I have known that known that Kate Quinn’s books are very popular, and I’ve been interested in reading her after hearing her speak at a book and author luncheon, but her books are rather lengthy which has prevented me from diving in. I’m really sorry now that I have waited so long. This book was so good! To begin with I am just fascinated by the code breakers from the war.
The book is filled with interesting characters with a variety of backgrounds and situations they come from. It’s fascinating to me how they did all the amazing work, but had to keep everything so secretive. The duality of women’s lives at the time was demonstrated well. Women were just suppose to have these secretarial type jobs, find a husband, and be of high moral character, yet here we had these women doing such amazing work, but having to hide it from those they knew. It allowed the workers to become a close knit community. But then there was also some fallout. The book also brought up some moral dilemmas. What do you do if you learn something might be happening in an area where you have a friend or loved one?
The book was told from the perspective of the three main women characters. I listened to the audiobook which was superbly narrated by Saskia Maarleveld who did an outstanding job.
We were supposed to be going to London this August, but the trip has been cancelled due to the current pandemic situation. I can’t wait, though, to return next year because I learned at the end of the book that they have renovated and re-opened Bletchley as a museum. It will definitely be on my must visit list!
I highly recommend this book for historical fiction lovers.
My Rating: 5 Stars
Publisher : William Morrow Paperbacks (March 9, 2021)
A powerful family with lots of secrets. A forensic artist with his own tragedies. And a hurricane drawing bearing down on their private island.
Fifteen years ago Piper Boone’s only child died in a boating accident, and Piper’s almost perfect life came to an end too. After living through a divorce and losing her job, she retreats to Curlew Island and her childhood home—a secluded mansion for the politically powerful Boone family, who are practically American royalty.
But Piper’s desire to become a recluse is shattered when a mass shooter opens fire and kills three women at a café where Piper is having lunch. The crisis puts her family in the spotlight by dredging up rumors of the so-called Curlew Island Curse, which whispers say has taken the lives of several members of the Boone family, including Piper’s father and sister.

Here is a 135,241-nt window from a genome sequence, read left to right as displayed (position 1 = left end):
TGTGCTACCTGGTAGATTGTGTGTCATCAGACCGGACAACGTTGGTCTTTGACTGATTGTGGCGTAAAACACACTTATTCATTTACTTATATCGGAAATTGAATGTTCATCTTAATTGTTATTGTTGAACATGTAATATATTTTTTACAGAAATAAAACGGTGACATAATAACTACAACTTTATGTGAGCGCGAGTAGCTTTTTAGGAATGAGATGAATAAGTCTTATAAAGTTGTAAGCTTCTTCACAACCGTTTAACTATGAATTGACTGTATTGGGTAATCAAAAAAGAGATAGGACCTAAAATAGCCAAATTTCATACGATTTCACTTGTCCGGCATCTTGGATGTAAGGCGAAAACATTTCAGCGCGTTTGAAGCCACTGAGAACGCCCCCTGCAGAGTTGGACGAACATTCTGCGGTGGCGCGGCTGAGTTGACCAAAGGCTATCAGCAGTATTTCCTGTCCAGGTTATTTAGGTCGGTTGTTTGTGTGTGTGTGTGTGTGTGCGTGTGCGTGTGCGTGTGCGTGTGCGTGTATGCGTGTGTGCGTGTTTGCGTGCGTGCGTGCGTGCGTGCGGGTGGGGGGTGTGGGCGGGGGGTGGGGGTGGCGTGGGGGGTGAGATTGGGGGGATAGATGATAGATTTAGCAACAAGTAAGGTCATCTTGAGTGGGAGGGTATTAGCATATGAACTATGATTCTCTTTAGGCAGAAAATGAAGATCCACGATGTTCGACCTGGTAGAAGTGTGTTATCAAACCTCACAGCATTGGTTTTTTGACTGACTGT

Forensic artist Tucker Landry also survives the shooting and is tasked with the job of sketching a portrait of the shooter with Piper. They forge a bond over their shared love of movies and tragic pasts. But when police discover a connection between the shooting and two more murders on Curlew Island, they face a more terrible lineup of suspects than they could have imagined: Piper’s family.
Unraveling the family’s true history will be the key to Piper’s survival—or her certain death.
I can’t remember who recommended this book, but I’m glad they did. It starts out with a mass shooting where the protagonist survives but her old friend she was dining with doesn’t. Then the story shifts into a different direction, focusing on her life and family. This is one of those books filled with intrigue, wealth, family secrets, backstabbing, and mystery. The remote island this wealthy family lives on and the curse people believe surrounds the family lends a mysterious air to the story. I think I’m drawn to books with families who don’t treat each other well because it is so opposite to what my life has been. I find it fascinating. The book has a compelling story as Piper tries to learn the truth about what happened to her daughter who was kidnapped in a boat when she was a young child. If I had been reading a print copy rather than listening, I would have been turning the pages at a fast pace. If you are a movie buff, you will appreciate all the references to lines or characters in lots of classic movies. So if you love family secrets, mysteries and a suspenseful plot, I’d recommend this one. I’ll be reading some of this author’s other books.